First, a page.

Next stop, Tokyo.
WestJet will begin flying to Japan this spring, its first nonstop Asian destination from Calgary International Airport, using their fleet of 787 Dreamliners to get there.
The Calgary-based airline made the announcement at a press conference Monday morning while also unveiling Calgary routes to Barcelona and Edinburgh. They will also increase the frequency of flights between Calgary, Dublin, London, Paris and Rome. The strategy is designed to better utilize its 787 fleet.
Alexis von Hoensbroech, WestJet’s CEO, said the demand isn’t necessarily from Calgarians flying to Japan — although there is a well-established demand for that — it’s about meeting tourism demand for people coming to Alberta come.
“It’s going to put Calgary on an intercontinental landscape where Calgary hasn’t been in the past,” he said. “I think the upside for Calgary is really fantastic.”
The route will be three times weekly to Tokyo’s Narita International Airport starting April 30, and will be Alberta’s only nonstop flight to Asia.
It may not be the last. Von Hoensbroech, who landed in the CEO chair in February, said this would allow them to further test the market and look at further expansion of their network.
WestJet hopes to time the launch of the new route with Asia emerging from the pandemic. The aim is to capitalize on a renewed interest in flying to Canada, which will be huge for tourism in the province.
Edinburgh will give WestJet their first route to Scotland, but it will be their fourth non-stop route to the UK from Calgary, and will operate three times a week from 17 May. Meanwhile, WestJet’s routes to London-Heathrow and London-Gatwick will both be bumped up to seven times a week, and their route to Dublin will be increased to five flights a week. However, the Heathrow flight remains the only flight throughout the year.
Von Hoensbroech said he was concerned about so many routes to the UK while there were other European destinations, but said the demand was there.
This is the first time there has been a direct flight between Calgary and Edinburgh and it will largely serve as a connecting flight. Von Hoensbroech estimated that around half of the passengers will be people who want to fly to Edinburgh and the rest will have a transfer.
Jenny Gilruth, Scotland’s transport minister, said in a press release that they are investing in this route to make it easier to connect with Canada and the west coast of the United States. Flying to Calgary is a strategic decision for them as the hub for the airline.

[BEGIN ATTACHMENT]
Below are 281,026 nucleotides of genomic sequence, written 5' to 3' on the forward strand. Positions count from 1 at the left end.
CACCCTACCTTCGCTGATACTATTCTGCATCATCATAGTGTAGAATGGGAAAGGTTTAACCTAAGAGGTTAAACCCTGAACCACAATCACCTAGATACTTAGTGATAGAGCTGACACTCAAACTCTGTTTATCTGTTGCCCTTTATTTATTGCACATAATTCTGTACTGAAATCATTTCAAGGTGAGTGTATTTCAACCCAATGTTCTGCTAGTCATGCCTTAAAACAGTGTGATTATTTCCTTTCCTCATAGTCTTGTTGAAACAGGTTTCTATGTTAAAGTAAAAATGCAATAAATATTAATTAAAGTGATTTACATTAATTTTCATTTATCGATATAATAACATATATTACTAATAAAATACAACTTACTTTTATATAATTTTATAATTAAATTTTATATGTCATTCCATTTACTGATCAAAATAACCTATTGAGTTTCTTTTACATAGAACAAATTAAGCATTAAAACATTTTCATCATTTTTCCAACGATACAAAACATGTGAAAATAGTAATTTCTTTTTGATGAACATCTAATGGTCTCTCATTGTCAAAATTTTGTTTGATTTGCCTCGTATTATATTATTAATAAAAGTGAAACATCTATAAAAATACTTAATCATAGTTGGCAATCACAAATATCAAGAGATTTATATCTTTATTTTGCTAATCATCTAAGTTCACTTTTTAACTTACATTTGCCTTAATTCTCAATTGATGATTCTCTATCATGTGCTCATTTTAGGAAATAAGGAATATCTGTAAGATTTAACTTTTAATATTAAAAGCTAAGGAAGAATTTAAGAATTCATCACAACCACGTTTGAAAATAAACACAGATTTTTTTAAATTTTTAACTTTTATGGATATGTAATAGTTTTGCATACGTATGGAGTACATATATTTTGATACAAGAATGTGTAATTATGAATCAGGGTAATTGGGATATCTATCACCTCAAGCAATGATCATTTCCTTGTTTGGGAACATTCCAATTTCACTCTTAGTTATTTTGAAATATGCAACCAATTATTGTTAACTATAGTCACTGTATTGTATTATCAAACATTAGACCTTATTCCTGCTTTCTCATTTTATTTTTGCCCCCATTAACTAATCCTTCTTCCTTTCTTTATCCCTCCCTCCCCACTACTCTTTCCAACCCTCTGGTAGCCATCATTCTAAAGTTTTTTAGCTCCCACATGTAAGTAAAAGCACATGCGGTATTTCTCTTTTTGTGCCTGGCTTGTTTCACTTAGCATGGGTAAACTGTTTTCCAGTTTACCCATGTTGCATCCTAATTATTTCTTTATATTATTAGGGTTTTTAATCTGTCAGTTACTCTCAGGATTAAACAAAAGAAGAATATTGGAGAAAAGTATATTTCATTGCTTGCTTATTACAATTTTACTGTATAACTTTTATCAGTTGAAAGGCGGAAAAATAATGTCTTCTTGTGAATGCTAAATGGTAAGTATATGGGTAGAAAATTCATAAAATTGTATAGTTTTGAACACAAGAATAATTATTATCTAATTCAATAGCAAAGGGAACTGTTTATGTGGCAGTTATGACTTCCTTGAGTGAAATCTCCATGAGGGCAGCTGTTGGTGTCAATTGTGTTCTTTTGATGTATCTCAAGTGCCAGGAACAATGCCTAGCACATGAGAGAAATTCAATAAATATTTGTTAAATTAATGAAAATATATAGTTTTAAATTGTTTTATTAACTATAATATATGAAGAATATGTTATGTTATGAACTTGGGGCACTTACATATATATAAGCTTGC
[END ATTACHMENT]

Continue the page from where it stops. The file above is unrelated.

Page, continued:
“It has the potential to create economic, social and cultural benefits, while also improving our international connectivity,” she said.
WestJet is no stranger to Barcelona, in fact they used to fly there from Toronto and it was a popular route. But with the consolidation of the Dreamliner fleet in Calgary, they are moving the route here.
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The Barcelona route will run three times a week when it launches on May 6, and von Hoensbroech said he expects it to do well here.
“It’s one of the strongest inbound markets to Europe, but it’s also a strong market of people from Spain who want to fly across the Atlantic,” he said.
Despite expanding the workload of the 787 fleet, the CEO said there are no plans to expand it. They announced on June 17 that they were suspending further investment in the wide-body transcontinental airliner, and in September confirmed they had canceled their contract to buy more Dreamliners. Their original purchase order was for 10 with an option to buy up to 10 more.
It’s part of the new strategy von Hoensbroech implemented in June, which saw a consolidation of the 787 fleet in Calgary, as well as a focus on Western Canada and a realignment of regional flights. They have since increased a purchase order for 22 Boeing 737 MAX aircraft to 65 with an option to order up to 22 more.
“We’re not going to expand further on the Dreamliner, at least for now — it’s an opportunistic business,” he said. “The expansion and the future sit with the narrow body growth.”